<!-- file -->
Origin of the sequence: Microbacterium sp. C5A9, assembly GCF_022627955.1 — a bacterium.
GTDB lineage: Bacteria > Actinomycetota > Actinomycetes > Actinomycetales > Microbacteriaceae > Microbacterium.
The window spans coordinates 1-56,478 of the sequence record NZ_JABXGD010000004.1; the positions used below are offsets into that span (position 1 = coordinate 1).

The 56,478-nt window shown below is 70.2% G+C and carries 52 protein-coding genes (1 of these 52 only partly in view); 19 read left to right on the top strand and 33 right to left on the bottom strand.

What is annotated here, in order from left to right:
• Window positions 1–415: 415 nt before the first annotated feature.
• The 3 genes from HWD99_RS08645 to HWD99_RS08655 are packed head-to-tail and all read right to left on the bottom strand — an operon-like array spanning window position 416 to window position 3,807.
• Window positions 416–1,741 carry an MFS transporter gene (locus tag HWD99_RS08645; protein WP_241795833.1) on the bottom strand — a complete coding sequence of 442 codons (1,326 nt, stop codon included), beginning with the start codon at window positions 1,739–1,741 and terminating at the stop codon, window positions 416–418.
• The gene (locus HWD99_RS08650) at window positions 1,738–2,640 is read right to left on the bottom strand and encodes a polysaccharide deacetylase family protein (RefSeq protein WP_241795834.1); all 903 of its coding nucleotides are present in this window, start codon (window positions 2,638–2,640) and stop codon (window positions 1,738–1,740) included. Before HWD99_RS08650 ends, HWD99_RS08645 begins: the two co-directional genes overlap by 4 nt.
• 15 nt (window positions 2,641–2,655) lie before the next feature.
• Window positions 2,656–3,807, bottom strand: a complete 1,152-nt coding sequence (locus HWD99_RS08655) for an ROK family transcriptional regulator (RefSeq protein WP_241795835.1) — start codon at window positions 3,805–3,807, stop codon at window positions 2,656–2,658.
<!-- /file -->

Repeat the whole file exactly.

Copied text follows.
Origin of the sequence: Microbacterium sp. C5A9, assembly GCF_022627955.1 — a bacterium.
GTDB lineage: Bacteria > Actinomycetota > Actinomycetes > Actinomycetales > Microbacteriaceae > Microbacterium.
The window spans coordinates 1-56,478 of the sequence record NZ_JABXGD010000004.1; the positions used below are offsets into that span (position 1 = coordinate 1).

The 56,478-nt window shown below is 70.2% G+C and carries 52 protein-coding genes (1 of these 52 only partly in view); 19 read left to right on the top strand and 33 right to left on the bottom strand.

What is annotated here, in order from left to right:
• Window positions 1–415: 415 nt before the first annotated feature.
• The 3 genes from HWD99_RS08645 to HWD99_RS08655 are packed head-to-tail and all read right to left on the bottom strand — an operon-like array spanning window position 416 to window position 3,807.
• Window positions 416–1,741 carry an MFS transporter gene (locus tag HWD99_RS08645; protein WP_241795833.1) on the bottom strand — a complete coding sequence of 442 codons (1,326 nt, stop codon included), beginning with the start codon at window positions 1,739–1,741 and terminating at the stop codon, window positions 416–418.
• The gene (locus HWD99_RS08650) at window positions 1,738–2,640 is read right to left on the bottom strand and encodes a polysaccharide deacetylase family protein (RefSeq protein WP_241795834.1); all 903 of its coding nucleotides are present in this window, start codon (window positions 2,638–2,640) and stop codon (window positions 1,738–1,740) included. Before HWD99_RS08650 ends, HWD99_RS08645 begins: the two co-directional genes overlap by 4 nt.
• 15 nt (window positions 2,641–2,655) lie before the next feature.
• Window positions 2,656–3,807, bottom strand: a complete 1,152-nt coding sequence (locus HWD99_RS08655) for an ROK family transcriptional regulator (RefSeq protein WP_241795835.1) — start codon at window positions 3,805–3,807, stop codon at window positions 2,656–2,658.